THE ART OF POLITICS (OR THE POLITICS OF ART?): They say David Hammons can be a pretty hard guy to get a photo with, but state Senator Brad Hoylman “handily” pulled it off at the recent groundbreaking party at the Whitney Museum for the artist’s “Day’s End” public artwork on the south side of Gansevoort Peninsula. Hammons’s piece will delineate the ghostly outline of the former Pier 52.
We asked him about the artwork he created at the late Steve Cannon’s former Gathering of the Tribes space in the East Village. Five years ago, when Cannon was forced to vacate the space, the section of wall — which was painted red, with wire and hair, Hammons noted to us — was cut right out and removed to save it.
Also making the Whitney/waterfront-art scene were Noreen Doyle, executive vice president at the Hudson River Park Trust; Pam Frederick, a member of the Trust’s board of directors; Jeffrey LeFrancois, executive director of the Meatpacking District Business Improvement District; and Andrea Newman, assistant executive director at Greenwich House.
MUSICAL CHAIRS: Speaking of politics, word had been out there for a while now that Manhattan Borough President Gale Brewer, who faces term limits, aims to run for her former Upper West Side City Council seat in a couple of years. Meanwhile, it’s no secret that Helen Rosenthal, who currently holds the Council seat and is also term limited, is eyeing a campaign for city comptroller. A progressive political icon in Manhattan, Brewer would be an absolute lock, of course, to win her former district.
One Downtown politico, however, grumbled that someone else should get a chance at the coveted Upper West Side Council seat.
HALAL HEAD SCRATCHER: We recently bumped into photographer Jefferson Siegel and Village activist / news fan Robert Reiss on Washington Square South and they pointed out a curiosity to us across the street: The halal cart outside the New York University Global Spiritual Life Center has the usual words in its scrolling electronic sign — O.K., admittedly one or two of them might be slightly misspelled — but, surprisingly, also the word “Presbyterian.” In fact, if you take the time to watch the words roll by, you’ll see it actually says, “Presbyterian Halal.”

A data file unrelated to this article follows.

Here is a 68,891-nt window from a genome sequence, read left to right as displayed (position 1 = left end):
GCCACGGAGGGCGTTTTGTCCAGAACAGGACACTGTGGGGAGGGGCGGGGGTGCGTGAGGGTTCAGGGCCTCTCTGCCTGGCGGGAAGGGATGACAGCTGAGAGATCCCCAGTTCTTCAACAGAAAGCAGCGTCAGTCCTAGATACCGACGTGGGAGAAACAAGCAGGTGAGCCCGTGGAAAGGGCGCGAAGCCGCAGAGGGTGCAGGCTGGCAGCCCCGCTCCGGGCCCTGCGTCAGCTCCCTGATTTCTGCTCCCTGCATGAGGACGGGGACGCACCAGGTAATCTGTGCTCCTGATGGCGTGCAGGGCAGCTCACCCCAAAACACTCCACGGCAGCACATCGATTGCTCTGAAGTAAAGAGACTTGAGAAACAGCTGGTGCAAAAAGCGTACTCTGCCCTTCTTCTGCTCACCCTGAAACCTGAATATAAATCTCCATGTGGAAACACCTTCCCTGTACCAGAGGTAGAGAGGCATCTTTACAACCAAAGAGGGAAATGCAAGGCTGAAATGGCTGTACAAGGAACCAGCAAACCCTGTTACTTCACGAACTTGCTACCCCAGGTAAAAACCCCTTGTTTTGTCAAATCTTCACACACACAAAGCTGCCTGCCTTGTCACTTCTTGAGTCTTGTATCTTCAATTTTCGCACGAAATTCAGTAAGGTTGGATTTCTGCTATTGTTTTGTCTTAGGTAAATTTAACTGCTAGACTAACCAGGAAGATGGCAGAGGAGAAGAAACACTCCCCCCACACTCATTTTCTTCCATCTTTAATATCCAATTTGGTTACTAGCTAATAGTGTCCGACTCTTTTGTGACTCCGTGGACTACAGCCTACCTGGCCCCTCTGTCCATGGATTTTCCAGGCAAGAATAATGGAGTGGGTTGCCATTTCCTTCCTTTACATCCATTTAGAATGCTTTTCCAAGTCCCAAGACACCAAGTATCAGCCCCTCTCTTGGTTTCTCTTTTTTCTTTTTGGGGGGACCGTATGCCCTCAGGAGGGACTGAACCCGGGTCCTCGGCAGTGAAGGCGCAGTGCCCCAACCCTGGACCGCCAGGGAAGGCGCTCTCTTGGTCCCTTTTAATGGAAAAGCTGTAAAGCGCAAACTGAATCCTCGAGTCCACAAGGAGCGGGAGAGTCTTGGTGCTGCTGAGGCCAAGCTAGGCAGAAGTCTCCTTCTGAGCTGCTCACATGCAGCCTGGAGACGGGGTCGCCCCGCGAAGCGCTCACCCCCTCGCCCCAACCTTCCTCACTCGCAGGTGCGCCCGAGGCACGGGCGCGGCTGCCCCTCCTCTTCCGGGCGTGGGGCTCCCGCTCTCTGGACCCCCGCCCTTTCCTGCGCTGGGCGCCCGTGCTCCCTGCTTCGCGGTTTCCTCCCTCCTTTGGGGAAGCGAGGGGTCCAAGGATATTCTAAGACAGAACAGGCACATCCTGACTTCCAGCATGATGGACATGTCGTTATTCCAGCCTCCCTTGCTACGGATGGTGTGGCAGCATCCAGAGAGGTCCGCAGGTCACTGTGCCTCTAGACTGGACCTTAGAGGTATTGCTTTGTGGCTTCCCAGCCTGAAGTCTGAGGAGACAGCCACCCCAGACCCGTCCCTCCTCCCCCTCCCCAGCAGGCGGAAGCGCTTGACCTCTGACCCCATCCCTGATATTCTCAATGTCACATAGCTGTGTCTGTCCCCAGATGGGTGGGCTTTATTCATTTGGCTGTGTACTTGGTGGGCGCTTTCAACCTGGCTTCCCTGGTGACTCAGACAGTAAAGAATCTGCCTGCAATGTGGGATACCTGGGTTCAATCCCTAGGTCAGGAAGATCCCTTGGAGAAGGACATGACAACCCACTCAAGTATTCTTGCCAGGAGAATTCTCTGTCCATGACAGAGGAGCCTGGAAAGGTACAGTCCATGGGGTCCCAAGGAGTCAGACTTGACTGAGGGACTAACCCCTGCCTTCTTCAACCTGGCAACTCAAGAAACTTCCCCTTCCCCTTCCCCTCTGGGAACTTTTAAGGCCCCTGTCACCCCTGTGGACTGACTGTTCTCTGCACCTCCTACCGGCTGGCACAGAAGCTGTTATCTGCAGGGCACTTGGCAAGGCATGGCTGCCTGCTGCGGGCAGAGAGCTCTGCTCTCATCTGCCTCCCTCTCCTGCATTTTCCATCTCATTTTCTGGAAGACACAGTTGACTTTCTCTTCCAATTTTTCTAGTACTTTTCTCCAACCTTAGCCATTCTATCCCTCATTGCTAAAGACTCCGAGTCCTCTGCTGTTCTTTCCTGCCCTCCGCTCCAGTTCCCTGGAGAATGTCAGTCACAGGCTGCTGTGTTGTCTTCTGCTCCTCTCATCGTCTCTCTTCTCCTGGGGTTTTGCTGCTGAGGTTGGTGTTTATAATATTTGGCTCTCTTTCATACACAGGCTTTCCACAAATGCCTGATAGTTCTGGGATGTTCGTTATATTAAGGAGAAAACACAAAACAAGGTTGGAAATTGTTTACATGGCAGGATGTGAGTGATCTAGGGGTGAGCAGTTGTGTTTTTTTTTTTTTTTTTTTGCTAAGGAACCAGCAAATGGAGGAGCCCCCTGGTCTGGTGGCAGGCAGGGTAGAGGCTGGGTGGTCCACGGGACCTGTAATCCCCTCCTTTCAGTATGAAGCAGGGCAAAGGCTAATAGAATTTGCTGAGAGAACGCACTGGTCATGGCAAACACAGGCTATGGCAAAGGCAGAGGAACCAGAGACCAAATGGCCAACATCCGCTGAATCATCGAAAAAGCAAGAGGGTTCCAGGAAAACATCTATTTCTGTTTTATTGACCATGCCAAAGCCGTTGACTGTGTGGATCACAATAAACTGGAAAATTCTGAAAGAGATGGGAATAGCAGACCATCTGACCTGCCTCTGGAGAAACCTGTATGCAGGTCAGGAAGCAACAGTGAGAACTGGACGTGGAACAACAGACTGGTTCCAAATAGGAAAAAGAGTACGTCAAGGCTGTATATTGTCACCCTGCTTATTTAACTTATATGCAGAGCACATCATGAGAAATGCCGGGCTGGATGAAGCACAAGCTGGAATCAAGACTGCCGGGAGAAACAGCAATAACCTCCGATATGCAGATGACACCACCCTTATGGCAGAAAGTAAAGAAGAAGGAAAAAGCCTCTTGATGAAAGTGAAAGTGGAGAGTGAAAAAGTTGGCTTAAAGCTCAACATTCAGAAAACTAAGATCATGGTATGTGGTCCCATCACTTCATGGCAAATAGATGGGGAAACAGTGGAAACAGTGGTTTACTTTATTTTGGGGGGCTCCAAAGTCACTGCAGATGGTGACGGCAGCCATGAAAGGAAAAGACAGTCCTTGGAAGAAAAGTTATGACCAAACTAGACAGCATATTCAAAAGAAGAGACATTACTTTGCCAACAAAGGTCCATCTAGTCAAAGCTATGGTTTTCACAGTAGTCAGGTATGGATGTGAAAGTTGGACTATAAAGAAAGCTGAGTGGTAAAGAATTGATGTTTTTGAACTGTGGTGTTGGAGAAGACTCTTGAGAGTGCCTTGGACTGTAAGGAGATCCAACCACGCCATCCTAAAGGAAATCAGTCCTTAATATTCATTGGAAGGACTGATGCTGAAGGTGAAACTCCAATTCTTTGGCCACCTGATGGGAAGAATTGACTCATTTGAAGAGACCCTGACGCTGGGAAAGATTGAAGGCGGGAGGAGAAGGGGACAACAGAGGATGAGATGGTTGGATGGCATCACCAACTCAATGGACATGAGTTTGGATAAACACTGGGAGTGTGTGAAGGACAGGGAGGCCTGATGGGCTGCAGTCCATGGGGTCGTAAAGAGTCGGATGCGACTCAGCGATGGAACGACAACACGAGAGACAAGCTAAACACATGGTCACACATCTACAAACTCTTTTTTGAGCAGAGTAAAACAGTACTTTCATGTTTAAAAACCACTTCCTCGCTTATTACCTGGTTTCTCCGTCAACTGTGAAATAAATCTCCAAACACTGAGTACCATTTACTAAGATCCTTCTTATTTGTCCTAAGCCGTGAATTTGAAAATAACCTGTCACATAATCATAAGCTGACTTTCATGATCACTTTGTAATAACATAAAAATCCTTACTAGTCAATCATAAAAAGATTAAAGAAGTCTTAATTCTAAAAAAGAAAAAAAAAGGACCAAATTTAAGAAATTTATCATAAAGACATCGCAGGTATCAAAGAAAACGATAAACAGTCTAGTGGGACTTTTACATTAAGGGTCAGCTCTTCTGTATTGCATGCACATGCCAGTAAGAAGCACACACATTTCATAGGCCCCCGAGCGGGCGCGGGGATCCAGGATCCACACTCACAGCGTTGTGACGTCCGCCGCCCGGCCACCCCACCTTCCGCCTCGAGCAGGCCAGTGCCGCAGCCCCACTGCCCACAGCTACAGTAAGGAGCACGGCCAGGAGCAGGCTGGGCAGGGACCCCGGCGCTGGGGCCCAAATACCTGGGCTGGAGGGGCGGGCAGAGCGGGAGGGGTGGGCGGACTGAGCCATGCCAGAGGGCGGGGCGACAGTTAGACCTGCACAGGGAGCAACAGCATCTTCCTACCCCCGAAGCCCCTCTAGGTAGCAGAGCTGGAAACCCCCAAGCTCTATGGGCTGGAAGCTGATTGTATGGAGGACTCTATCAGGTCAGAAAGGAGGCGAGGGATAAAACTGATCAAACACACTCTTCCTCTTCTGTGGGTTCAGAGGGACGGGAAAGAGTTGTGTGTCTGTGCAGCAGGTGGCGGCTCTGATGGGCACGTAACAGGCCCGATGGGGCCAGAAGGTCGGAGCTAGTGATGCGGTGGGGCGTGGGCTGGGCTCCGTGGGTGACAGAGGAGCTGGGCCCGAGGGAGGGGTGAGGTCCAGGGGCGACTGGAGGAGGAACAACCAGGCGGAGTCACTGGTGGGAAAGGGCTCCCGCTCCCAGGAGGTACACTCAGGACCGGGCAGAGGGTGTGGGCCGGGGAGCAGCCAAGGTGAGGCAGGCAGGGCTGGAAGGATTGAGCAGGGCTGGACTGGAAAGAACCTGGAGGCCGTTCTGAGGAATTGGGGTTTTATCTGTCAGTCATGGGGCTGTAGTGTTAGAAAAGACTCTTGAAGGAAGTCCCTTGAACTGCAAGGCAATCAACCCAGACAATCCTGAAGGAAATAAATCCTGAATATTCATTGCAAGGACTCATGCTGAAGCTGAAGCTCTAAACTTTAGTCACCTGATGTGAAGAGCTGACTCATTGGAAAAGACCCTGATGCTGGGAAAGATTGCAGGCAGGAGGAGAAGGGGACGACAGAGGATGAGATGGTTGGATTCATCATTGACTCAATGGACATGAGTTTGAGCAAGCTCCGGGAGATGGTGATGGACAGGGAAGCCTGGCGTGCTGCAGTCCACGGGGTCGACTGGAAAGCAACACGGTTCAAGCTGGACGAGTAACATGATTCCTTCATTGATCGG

Maybe this is a gesture to interfaith gustatory harmony? Or perhaps the Presbyterians are horning in on the halal trade? (Onward, Christian grillers?) Who knows? When we asked the woman inside the cart about it, she politely declined to respond, saying her English was limited. Oh well, there was no mystery, at least, about her chicken on a skewer: It was delicious.
THE LONGEST YARD: Assemblymember Deborah Glick is a big sports fan, and, in particular, a huge football Giants fan. In fact, you can follow her tweets about the team on game days. (Perhaps there will be a spot for her in the sportscasters’ booth someday.)
Anyway, Glick was a big advocate of replacing quarterback Eli Manning last season, and this season, as well, after Big Blue got off to another dismal 0-and-2 start.
After the Giants’ Week 1 drubbing by the Cowboys, Glick told us, “I don’t understand what the emotional content is for the Giants’ argument with the attachment to Eli. Last year, he had the best completion record [of his career] — yes, if all your passes are five to 10 yards.
“The last four minutes of the Texans-Saints game was more exciting than the entire Giants game,” she scoffed, adding, “Drew Brees, the guy is incredible.”
As for that rollout by Manning during the Cowboys game on a critical down that went nowhere, Glick said, incredulously, “Why are they giving him the ball? He’s not known as a running quarterback. … It’s going to be a long season.”
But her tweets turned a lot more positive in Week 3 with Manning on the bench and Daniel Jones under center.
ON THE MEND: Former East Village activist John Penley recently had a major scare when he suffered a stroke — and then some — in North Carolina. Penley has been living down South, where he grew up, in recent years after being priced out of New York City shortly after Occupy Wall Street.